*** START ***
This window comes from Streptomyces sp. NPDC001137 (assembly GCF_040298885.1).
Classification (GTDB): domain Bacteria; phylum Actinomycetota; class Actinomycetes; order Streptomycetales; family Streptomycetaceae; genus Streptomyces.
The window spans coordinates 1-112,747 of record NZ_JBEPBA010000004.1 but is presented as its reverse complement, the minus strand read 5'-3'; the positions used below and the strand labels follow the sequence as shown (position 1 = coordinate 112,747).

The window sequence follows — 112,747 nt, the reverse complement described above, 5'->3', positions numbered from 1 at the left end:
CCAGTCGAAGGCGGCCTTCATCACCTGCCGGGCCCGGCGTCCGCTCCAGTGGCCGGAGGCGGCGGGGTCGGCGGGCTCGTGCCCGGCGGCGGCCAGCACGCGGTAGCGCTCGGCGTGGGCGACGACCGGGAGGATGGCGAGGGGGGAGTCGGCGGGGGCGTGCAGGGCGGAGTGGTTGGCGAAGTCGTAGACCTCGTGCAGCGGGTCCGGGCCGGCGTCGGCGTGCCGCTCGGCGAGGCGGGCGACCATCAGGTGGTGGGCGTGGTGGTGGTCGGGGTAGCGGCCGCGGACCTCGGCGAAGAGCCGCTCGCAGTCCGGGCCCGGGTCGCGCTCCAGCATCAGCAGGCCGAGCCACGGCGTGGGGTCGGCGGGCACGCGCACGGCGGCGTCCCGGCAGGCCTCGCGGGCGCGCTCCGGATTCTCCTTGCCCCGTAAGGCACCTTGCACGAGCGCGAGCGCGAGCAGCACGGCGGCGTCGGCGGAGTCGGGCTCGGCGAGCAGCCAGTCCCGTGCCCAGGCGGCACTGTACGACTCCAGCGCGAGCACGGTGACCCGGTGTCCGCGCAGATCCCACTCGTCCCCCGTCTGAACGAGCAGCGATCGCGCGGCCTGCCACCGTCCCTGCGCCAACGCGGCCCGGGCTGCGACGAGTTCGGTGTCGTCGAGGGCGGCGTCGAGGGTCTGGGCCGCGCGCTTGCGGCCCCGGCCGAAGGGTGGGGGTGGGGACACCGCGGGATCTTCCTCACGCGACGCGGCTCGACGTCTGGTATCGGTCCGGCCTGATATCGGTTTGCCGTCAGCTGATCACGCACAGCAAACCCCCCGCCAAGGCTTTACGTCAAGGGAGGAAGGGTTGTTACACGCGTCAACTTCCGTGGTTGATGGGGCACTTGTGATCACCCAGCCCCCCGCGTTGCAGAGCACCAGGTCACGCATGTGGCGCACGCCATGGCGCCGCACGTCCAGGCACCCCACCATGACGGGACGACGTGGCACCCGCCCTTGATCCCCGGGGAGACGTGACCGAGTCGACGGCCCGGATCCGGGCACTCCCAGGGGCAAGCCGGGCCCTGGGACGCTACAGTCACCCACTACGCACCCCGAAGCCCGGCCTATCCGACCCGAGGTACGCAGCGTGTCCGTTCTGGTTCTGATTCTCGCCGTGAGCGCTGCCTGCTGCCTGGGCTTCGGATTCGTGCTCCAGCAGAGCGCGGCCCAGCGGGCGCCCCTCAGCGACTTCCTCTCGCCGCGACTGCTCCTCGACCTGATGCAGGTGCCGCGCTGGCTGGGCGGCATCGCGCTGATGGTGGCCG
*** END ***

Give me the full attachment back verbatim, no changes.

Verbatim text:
This window comes from Streptomyces sp. NPDC001137 (assembly GCF_040298885.1).
Classification (GTDB): domain Bacteria; phylum Actinomycetota; class Actinomycetes; order Streptomycetales; family Streptomycetaceae; genus Streptomyces.
The window spans coordinates 1-112,747 of record NZ_JBEPBA010000004.1 but is presented as its reverse complement, the minus strand read 5'-3'; the positions used below and the strand labels follow the sequence as shown (position 1 = coordinate 112,747).

The window sequence follows — 112,747 nt, the reverse complement described above, 5'->3', positions numbered from 1 at the left end:
CCAGTCGAAGGCGGCCTTCATCACCTGCCGGGCCCGGCGTCCGCTCCAGTGGCCGGAGGCGGCGGGGTCGGCGGGCTCGTGCCCGGCGGCGGCCAGCACGCGGTAGCGCTCGGCGTGGGCGACGACCGGGAGGATGGCGAGGGGGGAGTCGGCGGGGGCGTGCAGGGCGGAGTGGTTGGCGAAGTCGTAGACCTCGTGCAGCGGGTCCGGGCCGGCGTCGGCGTGCCGCTCGGCGAGGCGGGCGACCATCAGGTGGTGGGCGTGGTGGTGGTCGGGGTAGCGGCCGCGGACCTCGGCGAAGAGCCGCTCGCAGTCCGGGCCCGGGTCGCGCTCCAGCATCAGCAGGCCGAGCCACGGCGTGGGGTCGGCGGGCACGCGCACGGCGGCGTCCCGGCAGGCCTCGCGGGCGCGCTCCGGATTCTCCTTGCCCCGTAAGGCACCTTGCACGAGCGCGAGCGCGAGCAGCACGGCGGCGTCGGCGGAGTCGGGCTCGGCGAGCAGCCAGTCCCGTGCCCAGGCGGCACTGTACGACTCCAGCGCGAGCACGGTGACCCGGTGTCCGCGCAGATCCCACTCGTCCCCCGTCTGAACGAGCAGCGATCGCGCGGCCTGCCACCGTCCCTGCGCCAACGCGGCCCGGGCTGCGACGAGTTCGGTGTCGTCGAGGGCGGCGTCGAGGGTCTGGGCCGCGCGCTTGCGGCCCCGGCCGAAGGGTGGGGGTGGGGACACCGCGGGATCTTCCTCACGCGACGCGGCTCGACGTCTGGTATCGGTCCGGCCTGATATCGGTTTGCCGTCAGCTGATCACGCACAGCAAACCCCCCGCCAAGGCTTTACGTCAAGGGAGGAAGGGTTGTTACACGCGTCAACTTCCGTGGTTGATGGGGCACTTGTGATCACCCAGCCCCCCGCGTTGCAGAGCACCAGGTCACGCATGTGGCGCACGCCATGGCGCCGCACGTCCAGGCACCCCACCATGACGGGACGACGTGGCACCCGCCCTTGATCCCCGGGGAGACGTGACCGAGTCGACGGCCCGGATCCGGGCACTCCCAGGGGCAAGCCGGGCCCTGGGACGCTACAGTCACCCACTACGCACCCCGAAGCCCGGCCTATCCGACCCGAGGTACGCAGCGTGTCCGTTCTGGTTCTGATTCTCGCCGTGAGCGCTGCCTGCTGCCTGGGCTTCGGATTCGTGCTCCAGCAGAGCGCGGCCCAGCGGGCGCCCCTCAGCGACTTCCTCTCGCCGCGACTGCTCCTCGACCTGATGCAGGTGCCGCGCTGGCTGGGCGGCATCGCGCTGATGGTGGCCG